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Your Days Are Numbered

Note: This review is from 2010

Review by Steve Bennett

Some Fringe shows are a tough sell – and a ‘lecture’ based on statistics and death at 11.30am has to be one of the toughest.

But self-styled stand-up mathematician Matt Parker and writer/comedian Timandra Harkness have produced a genuinely fun and thought-provoking hour for anyone with an interest in, well, stuff.

They are an upbeat duo, but aware of the inherent risk of cheesiness involved in setting out to ‘make maths fun’. They are one false move away from being the self-consciously ‘trendy teacher’, and although they may get close to that credibility precipice, they never step over it.

Parker – a young Johnny Ball without the climate change denial – introduces the show with the sort of improv game you won’t find the Comedy Store Players doing: giving the cube root of numbers selected by the audience.

But that’s just a party trick. We are here concerned with the chances of dying of causes, and what you can do to extend or reduce your life expectancy – a topic that naturally offer the opportunity for dark wit and the odd off-colour joke that Parker and Harkness don’t pass up.

There are gimmicks galore, but the stars of the show are the facts. There is a beautiful statistical unit called the micromort, which measures a one-in-a-million chance of death.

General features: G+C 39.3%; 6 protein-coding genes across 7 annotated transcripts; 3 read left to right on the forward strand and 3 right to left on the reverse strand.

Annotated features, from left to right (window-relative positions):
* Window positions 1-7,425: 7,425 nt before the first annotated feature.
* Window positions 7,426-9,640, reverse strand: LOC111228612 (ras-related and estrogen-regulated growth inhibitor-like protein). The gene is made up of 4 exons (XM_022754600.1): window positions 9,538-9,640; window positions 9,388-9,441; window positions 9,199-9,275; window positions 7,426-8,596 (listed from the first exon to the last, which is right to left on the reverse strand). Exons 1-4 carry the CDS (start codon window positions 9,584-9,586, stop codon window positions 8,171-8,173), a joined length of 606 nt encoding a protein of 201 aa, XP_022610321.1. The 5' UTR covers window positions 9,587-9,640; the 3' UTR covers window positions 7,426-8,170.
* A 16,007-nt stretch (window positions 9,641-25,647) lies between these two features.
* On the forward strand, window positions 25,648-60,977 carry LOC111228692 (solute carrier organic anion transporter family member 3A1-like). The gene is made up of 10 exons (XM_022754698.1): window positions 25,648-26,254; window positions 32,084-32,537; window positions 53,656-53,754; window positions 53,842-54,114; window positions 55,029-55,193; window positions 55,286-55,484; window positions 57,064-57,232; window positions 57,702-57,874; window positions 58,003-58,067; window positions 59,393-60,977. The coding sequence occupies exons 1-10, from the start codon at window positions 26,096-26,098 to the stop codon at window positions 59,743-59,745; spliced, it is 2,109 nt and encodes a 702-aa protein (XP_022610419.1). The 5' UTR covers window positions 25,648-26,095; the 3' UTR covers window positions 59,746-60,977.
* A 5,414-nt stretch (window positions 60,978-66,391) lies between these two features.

For example, travelling by car expends one micromort every 230 miles, while for trains it’s 6,000 miles – giving an easy way to compare the comparative risks of activities. Smoking a single cigarette, for example, has a cost of 1.4 micromorts – considerably more than the one micromort associated with taking a tab of ecstasy. Yet which is illegal?

There are big political consequences here, which our hosts hint at, but leave you room to ponder for yourself. The good news is that being slightly overweight isn’t a significant issue and that you can drink much more than you think and actually benefit you. To think how much public money is spent on campaigns to change these behaviours, despite the inconsequential effect it has on lifespan, is illuminating.

Like Robin Ince’s recent science-celebrating shows, this is – ahem – dead fascinating stuff, imparted with a light, unpatronising touch. It’s certainly not just for maths geeks – though you’d probably get a few more jokes if you are in that category… and feel slightly smug about it too.

Review date: 10 Aug 2010
Reviewed by: Steve Bennett

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